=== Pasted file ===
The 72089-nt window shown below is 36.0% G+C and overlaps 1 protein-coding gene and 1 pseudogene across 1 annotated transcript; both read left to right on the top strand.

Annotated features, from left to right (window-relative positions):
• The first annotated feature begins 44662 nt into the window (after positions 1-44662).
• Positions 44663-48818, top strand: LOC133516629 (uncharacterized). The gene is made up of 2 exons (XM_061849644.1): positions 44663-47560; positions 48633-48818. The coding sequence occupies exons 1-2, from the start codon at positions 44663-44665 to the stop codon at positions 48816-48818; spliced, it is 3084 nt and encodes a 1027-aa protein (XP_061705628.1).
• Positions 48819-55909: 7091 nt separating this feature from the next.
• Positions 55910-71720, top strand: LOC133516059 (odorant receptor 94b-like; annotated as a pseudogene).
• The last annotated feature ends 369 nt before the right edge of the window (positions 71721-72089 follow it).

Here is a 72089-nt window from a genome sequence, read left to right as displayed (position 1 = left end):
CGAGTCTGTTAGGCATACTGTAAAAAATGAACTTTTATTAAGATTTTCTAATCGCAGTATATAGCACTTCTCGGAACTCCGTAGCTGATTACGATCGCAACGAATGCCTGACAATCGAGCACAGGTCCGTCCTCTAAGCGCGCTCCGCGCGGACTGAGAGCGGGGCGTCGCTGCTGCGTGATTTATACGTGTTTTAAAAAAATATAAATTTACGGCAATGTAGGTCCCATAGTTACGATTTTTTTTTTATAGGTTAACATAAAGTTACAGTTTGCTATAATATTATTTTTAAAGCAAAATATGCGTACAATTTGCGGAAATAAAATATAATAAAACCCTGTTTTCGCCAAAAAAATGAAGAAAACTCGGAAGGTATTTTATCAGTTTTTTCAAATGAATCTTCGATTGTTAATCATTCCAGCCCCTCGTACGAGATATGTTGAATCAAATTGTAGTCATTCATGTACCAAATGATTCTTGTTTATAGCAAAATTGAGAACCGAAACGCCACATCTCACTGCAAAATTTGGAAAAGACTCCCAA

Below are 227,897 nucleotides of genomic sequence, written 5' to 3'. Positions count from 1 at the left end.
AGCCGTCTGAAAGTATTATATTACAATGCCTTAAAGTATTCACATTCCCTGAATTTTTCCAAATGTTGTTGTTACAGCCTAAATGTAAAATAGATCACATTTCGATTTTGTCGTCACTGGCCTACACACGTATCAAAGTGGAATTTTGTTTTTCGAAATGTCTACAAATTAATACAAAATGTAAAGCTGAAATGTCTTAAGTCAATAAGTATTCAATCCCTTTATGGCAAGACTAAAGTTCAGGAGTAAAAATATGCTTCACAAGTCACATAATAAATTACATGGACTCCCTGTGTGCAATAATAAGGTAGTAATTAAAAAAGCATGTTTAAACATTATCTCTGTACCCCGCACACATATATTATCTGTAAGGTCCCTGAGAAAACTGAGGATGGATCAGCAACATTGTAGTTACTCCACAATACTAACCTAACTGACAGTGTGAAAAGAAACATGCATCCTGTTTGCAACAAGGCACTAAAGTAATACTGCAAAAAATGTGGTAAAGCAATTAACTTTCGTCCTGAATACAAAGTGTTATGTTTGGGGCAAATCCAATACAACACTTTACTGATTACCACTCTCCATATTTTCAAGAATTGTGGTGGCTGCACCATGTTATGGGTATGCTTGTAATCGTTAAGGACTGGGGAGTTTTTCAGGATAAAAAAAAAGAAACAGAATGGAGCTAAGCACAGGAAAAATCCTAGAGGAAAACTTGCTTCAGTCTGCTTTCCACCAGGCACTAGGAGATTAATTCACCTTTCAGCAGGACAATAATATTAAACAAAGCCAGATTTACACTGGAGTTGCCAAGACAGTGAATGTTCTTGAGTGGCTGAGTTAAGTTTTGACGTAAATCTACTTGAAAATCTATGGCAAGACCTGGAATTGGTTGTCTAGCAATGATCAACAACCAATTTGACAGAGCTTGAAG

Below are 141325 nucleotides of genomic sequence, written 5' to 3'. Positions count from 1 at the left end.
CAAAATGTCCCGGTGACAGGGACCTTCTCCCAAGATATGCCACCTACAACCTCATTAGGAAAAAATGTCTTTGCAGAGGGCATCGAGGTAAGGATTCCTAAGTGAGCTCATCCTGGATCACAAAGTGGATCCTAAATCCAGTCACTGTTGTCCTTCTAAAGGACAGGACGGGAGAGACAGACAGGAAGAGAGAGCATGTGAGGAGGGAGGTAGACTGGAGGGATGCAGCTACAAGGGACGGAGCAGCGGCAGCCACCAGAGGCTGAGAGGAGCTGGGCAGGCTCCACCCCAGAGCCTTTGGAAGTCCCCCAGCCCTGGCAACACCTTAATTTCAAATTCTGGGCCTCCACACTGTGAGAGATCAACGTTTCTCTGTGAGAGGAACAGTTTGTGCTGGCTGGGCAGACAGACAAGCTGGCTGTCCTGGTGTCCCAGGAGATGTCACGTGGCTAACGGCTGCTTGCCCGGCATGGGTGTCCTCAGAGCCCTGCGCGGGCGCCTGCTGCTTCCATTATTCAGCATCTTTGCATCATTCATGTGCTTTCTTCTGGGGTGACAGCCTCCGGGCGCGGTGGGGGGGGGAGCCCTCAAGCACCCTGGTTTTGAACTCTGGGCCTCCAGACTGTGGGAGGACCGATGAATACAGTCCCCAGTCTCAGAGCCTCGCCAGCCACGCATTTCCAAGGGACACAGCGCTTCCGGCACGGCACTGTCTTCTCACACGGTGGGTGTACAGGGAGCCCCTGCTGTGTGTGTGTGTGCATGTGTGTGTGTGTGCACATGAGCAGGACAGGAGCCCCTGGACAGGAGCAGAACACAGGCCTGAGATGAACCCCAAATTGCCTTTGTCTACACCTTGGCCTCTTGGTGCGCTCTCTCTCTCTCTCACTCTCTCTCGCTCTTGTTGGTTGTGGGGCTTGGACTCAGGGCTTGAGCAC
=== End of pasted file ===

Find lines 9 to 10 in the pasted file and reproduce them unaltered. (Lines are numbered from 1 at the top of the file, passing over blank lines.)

CGAGTCTGTTAGGCATACTGTAAAAAATGAACTTTTATTAAGATTTTCTAATCGCAGTATATAGCACTTCTCGGAACTCCGTAGCTGATTACGATCGCAACGAATGCCTGACAATCGAGCACAGGTCCGTCCTCTAAGCGCGCTCCGCGCGGACTGAGAGCGGGGCGTCGCTGCTGCGTGATTTATACGTGTTTTAAAAAAATATAAATTTACGGCAATGTAGGTCCCATAGTTACGATTTTTTTTTTATAGGTTAACATAAAGTTACAGTTTGCTATAATATTATTTTTAAAGCAAAATATGCGTACAATTTGCGGAAATAAAATATAATAAAACCCTGTTTTCGCCAAAAAAATGAAGAAAACTCGGAAGGTATTTTATCAGTTTTTTCAAATGAATCTTCGATTGTTAATCATTCCAGCCCCTCGTACGAGATATGTTGAATCAAATTGTAGTCATTCATGTACCAAATGATTCTTGTTTATAGCAAAATTGAGAACCGAAACGCCACATCTCACTGCAAAATTTGGAAAAGACTCCCAA

Below are 227,897 nucleotides of genomic sequence, written 5' to 3'. Positions count from 1 at the left end.